There is an old story about a tightrope walker who rode a line through Niagara Falls. When he reached the other side, he turned around and fended off a wheelbarrow.
The crowd cheered and marveled at his skill. Then he turned to the crowd and asked, “Who thinks I can get this across with someone sitting in the wheelbarrow?”
They all raised their hands. Then he asked, “Who believes enough to get into the wheelbarrow and come with me?” All hands went down and no one volunteered.
In 1989, for our 20th anniversary, our daughter gave us a gift that we will never forget. She arranged for us to experience the exhilarating thrill of bungee jumping.
When our friends heard about it, some of them thought we were careless, irresponsible and foolish. We have all heard stories of fatal accidents. In fact, a local veteran bungee jumper died hundreds of feet away when he jumped from a hot air balloon. He had tied his own ankle straps and checked his own gear and when he was confident in all his preparations he jumped. He had, no doubt, great faith, but his faith was in his own works; no one had checked that the other end of his rope was securely attached to the basket.
For Kathy and me, jumping out of that cage was a leap of faith that required total commitment, but we weren’t afraid. We had seen others leave before us and we had heard their own stories of their experiences. Before entering the cage, the attendants worked, systematically, through a written checklist of procedures to make sure everything was okay. They selected the correctly sized strings that were calculated for our weights. Then they strapped them to our ankles with primary tethers and secondary tethers as a failsafe. They ran every inch of the strings through their hands while visually examining them for flaws, cuts, or panties. When they reached the end of the ropes, they attached them to the cage with a primary attachment and a backup second. They explained every step of what they were doing as they went through their checklist. And every detail of the preparation was carefully executed and double-checked by the attendant’s supervisor.
So the faith we placed in the gear wasn’t some kind of dumb, ignorant, “I hope” type of faith. Based on the experiences and testimonies of others, the integrity of the equipment and the qualifications of the operators, we had substantial assurance for our faith.
For Christians, saving faith is not a matter of the breadth or greatness of our faith. People with great faith make deadly commitments all the time. My own grandmother was one. She was a churchgoer, with great faith in a false religion that is not rooted in the Truth of God’s Word. When she became very ill, she exercised her faith by refusing necessary and available medical care. Not only is she physically dead, but she is also dead in her sins and condemned to eternal judgment.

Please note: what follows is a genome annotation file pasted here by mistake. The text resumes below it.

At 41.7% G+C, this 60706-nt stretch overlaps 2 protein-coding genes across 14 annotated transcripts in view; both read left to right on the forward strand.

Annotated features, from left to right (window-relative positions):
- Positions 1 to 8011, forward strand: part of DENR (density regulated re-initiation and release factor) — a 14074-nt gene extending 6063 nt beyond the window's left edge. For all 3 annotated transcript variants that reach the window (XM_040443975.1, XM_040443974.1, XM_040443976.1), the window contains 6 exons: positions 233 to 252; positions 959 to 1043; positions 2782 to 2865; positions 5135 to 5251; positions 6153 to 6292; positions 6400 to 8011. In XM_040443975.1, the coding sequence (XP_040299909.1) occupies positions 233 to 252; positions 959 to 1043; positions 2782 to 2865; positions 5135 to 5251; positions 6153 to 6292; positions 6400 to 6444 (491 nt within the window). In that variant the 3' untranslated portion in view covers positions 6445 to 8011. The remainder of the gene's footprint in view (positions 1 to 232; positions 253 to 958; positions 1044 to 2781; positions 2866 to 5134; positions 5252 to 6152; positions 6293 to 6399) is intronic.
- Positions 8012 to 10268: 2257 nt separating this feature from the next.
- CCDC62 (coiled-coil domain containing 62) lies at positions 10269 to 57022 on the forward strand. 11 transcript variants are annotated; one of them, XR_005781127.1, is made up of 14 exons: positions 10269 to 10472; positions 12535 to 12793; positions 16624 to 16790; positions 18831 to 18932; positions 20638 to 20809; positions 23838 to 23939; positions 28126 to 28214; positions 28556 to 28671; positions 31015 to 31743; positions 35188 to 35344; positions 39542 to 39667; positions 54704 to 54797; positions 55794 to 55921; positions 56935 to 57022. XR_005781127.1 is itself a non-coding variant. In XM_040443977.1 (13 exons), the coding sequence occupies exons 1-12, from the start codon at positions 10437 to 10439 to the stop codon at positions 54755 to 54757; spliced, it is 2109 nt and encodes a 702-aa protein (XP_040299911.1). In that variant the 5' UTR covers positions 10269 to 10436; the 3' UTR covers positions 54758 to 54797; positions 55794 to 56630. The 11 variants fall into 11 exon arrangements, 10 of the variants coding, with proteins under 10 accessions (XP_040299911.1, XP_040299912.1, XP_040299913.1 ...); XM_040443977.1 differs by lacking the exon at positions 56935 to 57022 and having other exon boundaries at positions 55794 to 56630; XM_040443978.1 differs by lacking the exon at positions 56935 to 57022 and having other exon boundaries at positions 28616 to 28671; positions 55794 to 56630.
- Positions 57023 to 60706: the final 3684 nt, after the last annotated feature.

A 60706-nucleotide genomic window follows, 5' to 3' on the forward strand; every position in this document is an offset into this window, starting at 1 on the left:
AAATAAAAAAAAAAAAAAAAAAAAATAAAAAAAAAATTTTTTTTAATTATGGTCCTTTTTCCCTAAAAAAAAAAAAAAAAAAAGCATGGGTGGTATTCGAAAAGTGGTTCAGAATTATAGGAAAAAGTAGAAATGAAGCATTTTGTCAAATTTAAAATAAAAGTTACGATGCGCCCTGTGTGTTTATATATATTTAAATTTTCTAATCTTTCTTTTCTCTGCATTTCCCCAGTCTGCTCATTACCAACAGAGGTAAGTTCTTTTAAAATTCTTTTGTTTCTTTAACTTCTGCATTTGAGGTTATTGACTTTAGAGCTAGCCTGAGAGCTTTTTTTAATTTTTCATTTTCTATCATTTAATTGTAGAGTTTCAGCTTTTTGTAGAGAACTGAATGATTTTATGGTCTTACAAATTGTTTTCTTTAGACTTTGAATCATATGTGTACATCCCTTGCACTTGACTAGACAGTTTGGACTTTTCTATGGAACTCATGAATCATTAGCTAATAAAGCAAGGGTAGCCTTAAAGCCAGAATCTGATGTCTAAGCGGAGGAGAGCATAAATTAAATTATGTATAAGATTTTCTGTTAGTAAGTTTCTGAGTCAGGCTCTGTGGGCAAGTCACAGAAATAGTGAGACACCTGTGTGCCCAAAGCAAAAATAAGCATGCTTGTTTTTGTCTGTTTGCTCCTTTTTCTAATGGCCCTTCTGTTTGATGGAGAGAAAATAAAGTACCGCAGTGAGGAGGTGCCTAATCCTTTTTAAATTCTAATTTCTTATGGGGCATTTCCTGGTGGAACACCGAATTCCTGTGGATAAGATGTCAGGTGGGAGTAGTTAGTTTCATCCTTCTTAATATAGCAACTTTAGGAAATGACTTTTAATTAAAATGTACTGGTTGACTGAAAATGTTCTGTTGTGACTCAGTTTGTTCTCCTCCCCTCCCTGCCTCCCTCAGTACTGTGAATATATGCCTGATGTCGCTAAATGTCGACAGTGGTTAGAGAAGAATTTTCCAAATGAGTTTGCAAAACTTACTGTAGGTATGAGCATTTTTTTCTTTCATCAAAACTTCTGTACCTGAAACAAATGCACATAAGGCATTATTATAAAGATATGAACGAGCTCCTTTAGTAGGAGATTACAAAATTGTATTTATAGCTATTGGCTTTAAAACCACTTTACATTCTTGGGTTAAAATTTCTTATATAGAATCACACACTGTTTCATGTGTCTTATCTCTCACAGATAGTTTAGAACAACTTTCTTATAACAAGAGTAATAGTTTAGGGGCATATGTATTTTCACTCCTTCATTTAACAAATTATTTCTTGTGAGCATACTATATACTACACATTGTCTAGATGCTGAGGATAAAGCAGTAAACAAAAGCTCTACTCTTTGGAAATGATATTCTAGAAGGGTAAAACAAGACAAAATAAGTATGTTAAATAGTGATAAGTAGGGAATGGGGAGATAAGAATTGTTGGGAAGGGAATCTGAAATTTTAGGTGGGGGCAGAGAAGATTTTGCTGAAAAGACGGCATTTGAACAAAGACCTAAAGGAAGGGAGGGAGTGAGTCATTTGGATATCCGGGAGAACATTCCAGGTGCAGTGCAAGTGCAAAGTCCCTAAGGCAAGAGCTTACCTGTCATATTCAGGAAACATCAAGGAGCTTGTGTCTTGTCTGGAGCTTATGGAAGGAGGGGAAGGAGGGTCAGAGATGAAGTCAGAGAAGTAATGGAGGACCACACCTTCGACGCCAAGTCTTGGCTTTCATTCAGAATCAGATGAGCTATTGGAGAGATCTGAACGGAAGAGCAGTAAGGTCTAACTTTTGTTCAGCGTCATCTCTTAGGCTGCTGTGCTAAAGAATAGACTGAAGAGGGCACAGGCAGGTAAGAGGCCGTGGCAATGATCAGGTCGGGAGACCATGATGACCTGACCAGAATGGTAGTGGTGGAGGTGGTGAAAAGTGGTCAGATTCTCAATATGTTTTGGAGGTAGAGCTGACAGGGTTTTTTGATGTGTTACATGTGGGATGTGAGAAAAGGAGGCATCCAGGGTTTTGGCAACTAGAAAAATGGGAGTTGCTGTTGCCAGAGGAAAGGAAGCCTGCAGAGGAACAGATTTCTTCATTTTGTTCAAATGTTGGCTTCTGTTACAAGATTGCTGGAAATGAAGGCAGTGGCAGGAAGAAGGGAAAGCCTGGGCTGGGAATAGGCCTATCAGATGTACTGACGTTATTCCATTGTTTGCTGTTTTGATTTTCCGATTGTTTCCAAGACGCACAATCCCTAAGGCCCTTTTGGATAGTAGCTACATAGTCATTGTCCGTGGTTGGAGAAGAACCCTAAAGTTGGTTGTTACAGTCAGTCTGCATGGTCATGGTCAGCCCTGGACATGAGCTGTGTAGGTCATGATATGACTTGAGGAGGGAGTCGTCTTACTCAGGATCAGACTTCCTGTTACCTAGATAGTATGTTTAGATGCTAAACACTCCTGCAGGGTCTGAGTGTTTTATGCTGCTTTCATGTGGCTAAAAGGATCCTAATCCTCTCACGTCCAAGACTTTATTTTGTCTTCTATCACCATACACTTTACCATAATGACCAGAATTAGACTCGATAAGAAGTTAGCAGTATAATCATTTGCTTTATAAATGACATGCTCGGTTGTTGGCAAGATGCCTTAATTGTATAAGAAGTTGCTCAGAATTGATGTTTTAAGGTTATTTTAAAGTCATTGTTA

Our salvation is not based on how much or how big our faith is, or what we have done. A Christian’s faith is complete trust in Jesus Christ alone. Saving faith is “I know” faith because it is dependable, trustworthy, and almighty. He will never leave us or forsake us.
TRUSTING JESUS is a song written by Edgar Stites and set to music by Ira D. Sankey. In the first stanza is this sentence that particularly caught my attention: “Even when my faith is small, To trust in Jesus is all. You can trust him in everything.
Jesus said, “All that the Father gives me will come to me, and whoever comes to me I will never cast out. For I came down from heaven to do, not my will, but the will of him who sent me. And it is the will of him who sent me, that I lose nothing of all that he has given me, but that I raise him up at the last day. For it is the will of my Father, that whoever looks upon the Son and believes in him shall have eternal life, and I will raise him up at the last day. Jn. 6:37-40
Our Savior is able and reliable. And His resurrection is proof of His power over sin and death. If you want to cross to the other side, you must “get in the wheelbarrow” and trust only Jesus for your salvation.
Ralph M. Petersen and his wife, Kathy, are the owners of the OLDE TOWNE EMPORIUM at 212 E. Main St. in Rogersville, Tennessee. Your comments are welcome. You can contact him at email@example.com or by phone at (951) 321 9235.